• Mix and match. Broncos coach John Fox has said the team intends to use all hands on deck at running back, and this will be the first regular-season glimpse at the plan. They all bring a little something different to the mix: Montee Ball is a more traditional early-down back, Ronnie Hillman has speed and big-play potential and Knowshon Moreno is still more comfortable than the other two as a receiver out of the backfield and as a blocker in pass protection. But no matter who has the ball, the Broncos want more impact in the ground game and hope to stress defenses outside the numbers more than they did last season.

  • Rahim Moore. The safety had a far better season in 2012 than the only play anyone wants to talk about would indicate, and some of his teammates owe him plenty for taking the heat after the playoff loss when mistakes were made all over the formation that night, including Tony Carter giving Jacoby Jones a free release off the line of scrimmage on the fateful play. But some offensive coordinators believe Moore is a little too overzealous in his pursuit of the ball at times and can be reeled in with play-action. The Ravens will test him, and Moore, who had a quality preseason, will have to play with discipline.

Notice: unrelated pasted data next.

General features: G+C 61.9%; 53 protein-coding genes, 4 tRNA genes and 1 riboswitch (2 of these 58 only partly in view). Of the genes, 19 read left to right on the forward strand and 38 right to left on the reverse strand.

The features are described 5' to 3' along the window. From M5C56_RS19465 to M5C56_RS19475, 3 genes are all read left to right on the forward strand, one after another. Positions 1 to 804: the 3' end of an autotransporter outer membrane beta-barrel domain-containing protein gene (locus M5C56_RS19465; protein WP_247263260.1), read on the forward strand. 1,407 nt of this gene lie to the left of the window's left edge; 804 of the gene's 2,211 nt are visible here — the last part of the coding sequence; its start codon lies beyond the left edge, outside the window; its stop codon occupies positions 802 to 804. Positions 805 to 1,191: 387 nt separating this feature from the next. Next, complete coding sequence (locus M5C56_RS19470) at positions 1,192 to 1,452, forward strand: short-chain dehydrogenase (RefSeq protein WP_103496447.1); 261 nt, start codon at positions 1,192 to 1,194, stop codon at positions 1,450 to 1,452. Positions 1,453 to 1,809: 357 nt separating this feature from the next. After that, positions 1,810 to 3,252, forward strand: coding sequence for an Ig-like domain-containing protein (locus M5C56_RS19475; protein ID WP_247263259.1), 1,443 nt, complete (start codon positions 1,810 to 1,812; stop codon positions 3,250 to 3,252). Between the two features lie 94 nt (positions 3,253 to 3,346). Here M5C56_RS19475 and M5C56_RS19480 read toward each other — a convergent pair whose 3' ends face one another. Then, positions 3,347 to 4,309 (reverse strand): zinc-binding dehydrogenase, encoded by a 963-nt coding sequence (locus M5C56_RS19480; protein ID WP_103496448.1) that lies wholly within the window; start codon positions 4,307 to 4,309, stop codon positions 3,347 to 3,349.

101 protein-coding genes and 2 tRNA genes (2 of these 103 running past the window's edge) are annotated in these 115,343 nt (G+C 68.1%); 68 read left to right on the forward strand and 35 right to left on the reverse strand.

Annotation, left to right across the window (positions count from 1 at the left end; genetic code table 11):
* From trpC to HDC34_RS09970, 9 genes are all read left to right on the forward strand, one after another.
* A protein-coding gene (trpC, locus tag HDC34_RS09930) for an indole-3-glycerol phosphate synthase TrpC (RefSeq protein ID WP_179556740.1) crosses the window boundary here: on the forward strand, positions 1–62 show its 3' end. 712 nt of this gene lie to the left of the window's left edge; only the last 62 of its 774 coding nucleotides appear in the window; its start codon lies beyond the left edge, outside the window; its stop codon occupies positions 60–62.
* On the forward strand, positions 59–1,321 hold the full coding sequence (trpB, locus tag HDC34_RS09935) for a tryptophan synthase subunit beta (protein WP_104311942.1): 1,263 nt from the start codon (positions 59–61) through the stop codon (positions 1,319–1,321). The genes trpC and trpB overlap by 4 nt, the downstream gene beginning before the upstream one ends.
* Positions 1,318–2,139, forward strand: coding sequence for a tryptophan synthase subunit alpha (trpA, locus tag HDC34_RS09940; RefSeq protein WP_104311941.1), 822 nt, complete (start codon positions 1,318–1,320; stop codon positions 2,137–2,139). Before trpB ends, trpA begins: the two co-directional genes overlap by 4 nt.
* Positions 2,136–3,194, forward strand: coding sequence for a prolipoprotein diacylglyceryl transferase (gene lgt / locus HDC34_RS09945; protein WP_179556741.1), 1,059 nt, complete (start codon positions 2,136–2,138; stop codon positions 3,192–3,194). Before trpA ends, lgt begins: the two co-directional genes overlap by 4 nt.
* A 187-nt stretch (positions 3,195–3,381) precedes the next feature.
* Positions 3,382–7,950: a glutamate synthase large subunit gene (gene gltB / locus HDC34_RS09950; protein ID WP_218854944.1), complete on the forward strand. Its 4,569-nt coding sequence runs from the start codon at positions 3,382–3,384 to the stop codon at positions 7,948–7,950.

• Trindon Holliday. Say you had perhaps the greatest playoff performance of any kick returner in league history and nobody -- as in nobody -- really talks much about it. That’s Holliday after he became the only player in NFL postseason annals to take a kickoff and a punt back for touchdowns in the same game last January. If the Broncos get one more first down on offense in the final minutes of regulation or make one more tackle on defense, Holliday's efforts are the stuff of remember-when discussions for decades. Instead, those efforts were forgotten in the wake of the double-overtime loss. The Ravens have had some bobbles on special teams in the preseason -- a 74-yard punt return by Ted Ginn being the biggest -- and have plenty of new faces in the units after their post-Super Bowl makeover.